Chema Guerra (Author of Fryrender) says,
This post is just a small tip with a visual explanation attached to it.
As you know, fryrender vBeta1.9 will bring a new BRDF which produces better materials. This new BRDF blends mirror-like materials with lambertian materials seamlessly, producing more believable rough materials (such as metals and plastics).
Needless to say, this improvement in the material system will bring more life-like materials in general, but, as always, a good understanding of it will be crucial in order to being able to get the most out of it.
For example, one IMPORTANT thing to know is what is the exact difference between a 'quasi-lambertian' material (Roughness close to 100), and a lambertian material (Roughness = 100).
Lambertian materials (R=100) have *NO FRESNEL* effect at all. They diffuse light in all directions. They're the most rough materials possible. In fact, they're so rough that there's no such thing as a 'lambertian material' in nature. The good thing about lambertians is that they have a very simple BRDF and their lack of directionality makes them render pretty fast.
Quasi-lambertian materials (R almost 100) are slightly specular. They have a small scent of Fresnel, and are slightly reflective at grazing angles. They look pretty much like lambertians, but they're capable of reflecting the environment slightly at grazing angles. <= THIS behavior looks MUCH MORE natural to the eye than that of a lambertian material.
Basically, you could say that a lambertian material looks exactly the same no matter from what angle you're looking at it, while a quasi-lambertian becomes slightly more reflective at grazing angles.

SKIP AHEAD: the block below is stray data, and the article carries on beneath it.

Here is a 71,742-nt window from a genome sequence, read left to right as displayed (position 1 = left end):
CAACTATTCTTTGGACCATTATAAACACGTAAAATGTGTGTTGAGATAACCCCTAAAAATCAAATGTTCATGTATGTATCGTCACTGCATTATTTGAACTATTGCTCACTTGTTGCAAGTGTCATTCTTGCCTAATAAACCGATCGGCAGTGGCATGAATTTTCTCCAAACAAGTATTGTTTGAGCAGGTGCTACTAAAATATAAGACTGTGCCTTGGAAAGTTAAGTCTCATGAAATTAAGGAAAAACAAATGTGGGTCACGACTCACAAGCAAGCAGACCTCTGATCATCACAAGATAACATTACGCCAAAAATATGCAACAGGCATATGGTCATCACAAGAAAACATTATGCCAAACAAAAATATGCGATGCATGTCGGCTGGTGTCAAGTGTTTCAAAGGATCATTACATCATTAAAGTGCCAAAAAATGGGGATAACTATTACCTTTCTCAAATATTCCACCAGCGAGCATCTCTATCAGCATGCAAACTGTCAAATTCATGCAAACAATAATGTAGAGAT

Here's a very powerful example. Please, watch it carefully, because the highlighted differences are IMPORTANT in order to learning how to create better materials.
The first frame contains lambertian materials (R=100) only.
The second frame contains quasi-lambertian materials (R=85) only.
The third frame adds some text comments to the second frame.
As you can see, the front of the red element looks more or less the same in both cases, *BUT* the right side looks TOTALLY unnatural in the first frame while it exhibits a very realistic behavior in the second one.
-- CONCLUSIONS --
1- Lambertian materials do -not- exist in nature. In the real world, the most rough materials are closer to roughness 85..95, but never 100.
2- Lambertian materials render faster, though.
3- The use of quasi-lambertians is --STRONGLY RECOMMENDED-- over lambertians. Use quasi-lambertians whenever that scent of specularity is crucial. For example, -never- make lambertian walls for a building. Never make lambertian floors for a street, etc...
I hope that this tip will be useful, and also that the new BRDF will help you encore the realism of your scenes without any extra effort on your side.
Thanks for watching!
Last edited by chema on Thu Oct 25, 2007 1:00 pm; edited 1 time in total
What would be an equivalent setting in luxrender to replicate this phenomenon in Fryrender?
thankyou for your time in helping me with this issue